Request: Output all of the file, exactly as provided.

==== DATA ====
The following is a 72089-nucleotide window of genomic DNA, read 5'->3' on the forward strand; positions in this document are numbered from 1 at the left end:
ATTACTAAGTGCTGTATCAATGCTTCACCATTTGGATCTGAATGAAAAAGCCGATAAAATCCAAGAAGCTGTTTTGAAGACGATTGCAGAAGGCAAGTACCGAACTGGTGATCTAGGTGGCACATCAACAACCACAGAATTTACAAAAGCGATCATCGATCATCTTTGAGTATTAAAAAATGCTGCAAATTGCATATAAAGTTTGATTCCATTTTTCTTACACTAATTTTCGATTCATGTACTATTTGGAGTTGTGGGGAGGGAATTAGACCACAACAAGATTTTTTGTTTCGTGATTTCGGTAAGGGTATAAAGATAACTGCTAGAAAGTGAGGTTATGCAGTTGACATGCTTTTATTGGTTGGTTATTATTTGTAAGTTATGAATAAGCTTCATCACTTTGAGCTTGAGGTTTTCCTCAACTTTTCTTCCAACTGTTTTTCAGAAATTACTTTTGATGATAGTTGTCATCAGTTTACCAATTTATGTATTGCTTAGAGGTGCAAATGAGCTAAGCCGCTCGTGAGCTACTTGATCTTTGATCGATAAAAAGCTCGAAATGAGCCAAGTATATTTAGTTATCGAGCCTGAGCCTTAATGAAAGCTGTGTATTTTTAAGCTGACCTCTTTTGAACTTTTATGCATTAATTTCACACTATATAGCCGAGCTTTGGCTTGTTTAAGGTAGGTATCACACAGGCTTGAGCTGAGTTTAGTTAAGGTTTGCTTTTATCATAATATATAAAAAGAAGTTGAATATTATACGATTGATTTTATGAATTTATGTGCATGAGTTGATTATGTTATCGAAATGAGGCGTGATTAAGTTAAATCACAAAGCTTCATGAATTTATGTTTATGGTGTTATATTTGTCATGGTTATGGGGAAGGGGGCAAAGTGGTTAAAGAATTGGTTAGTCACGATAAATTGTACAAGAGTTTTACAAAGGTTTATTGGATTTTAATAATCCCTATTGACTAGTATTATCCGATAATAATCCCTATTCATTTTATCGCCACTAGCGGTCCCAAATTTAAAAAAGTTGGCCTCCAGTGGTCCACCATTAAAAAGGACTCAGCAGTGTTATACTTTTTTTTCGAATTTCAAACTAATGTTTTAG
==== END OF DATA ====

The following is a 72089-nucleotide window of genomic DNA, read 5'->3' on the forward strand; positions in this document are numbered from 1 at the left end:
ATTACTAAGTGCTGTATCAATGCTTCACCATTTGGATCTGAATGAAAAAGCCGATAAAATCCAAGAAGCTGTTTTGAAGACGATTGCAGAAGGCAAGTACCGAACTGGTGATCTAGGTGGCACATCAACAACCACAGAATTTACAAAAGCGATCATCGATCATCTTTGAGTATTAAAAAATGCTGCAAATTGCATATAAAGTTTGATTCCATTTTTCTTACACTAATTTTCGATTCATGTACTATTTGGAGTTGTGGGGAGGGAATTAGACCACAACAAGATTTTTTGTTTCGTGATTTCGGTAAGGGTATAAAGATAACTGCTAGAAAGTGAGGTTATGCAGTTGACATGCTTTTATTGGTTGGTTATTATTTGTAAGTTATGAATAAGCTTCATCACTTTGAGCTTGAGGTTTTCCTCAACTTTTCTTCCAACTGTTTTTCAGAAATTACTTTTGATGATAGTTGTCATCAGTTTACCAATTTATGTATTGCTTAGAGGTGCAAATGAGCTAAGCCGCTCGTGAGCTACTTGATCTTTGATCGATAAAAAGCTCGAAATGAGCCAAGTATATTTAGTTATCGAGCCTGAGCCTTAATGAAAGCTGTGTATTTTTAAGCTGACCTCTTTTGAACTTTTATGCATTAATTTCACACTATATAGCCGAGCTTTGGCTTGTTTAAGGTAGGTATCACACAGGCTTGAGCTGAGTTTAGTTAAGGTTTGCTTTTATCATAATATATAAAAAGAAGTTGAATATTATACGATTGATTTTATGAATTTATGTGCATGAGTTGATTATGTTATCGAAATGAGGCGTGATTAAGTTAAATCACAAAGCTTCATGAATTTATGTTTATGGTGTTATATTTGTCATGGTTATGGGGAAGGGGGCAAAGTGGTTAAAGAATTGGTTAGTCACGATAAATTGTACAAGAGTTTTACAAAGGTTTATTGGATTTTAATAATCCCTATTGACTAGTATTATCCGATAATAATCCCTATTCATTTTATCGCCACTAGCGGTCCCAAATTTAAAAAAGTTGGCCTCCAGTGGTCCACCATTAAAAAGGACTCAGCAGTGTTATACTTTTTTTTCGAATTTCAAACTAATGTTTTAG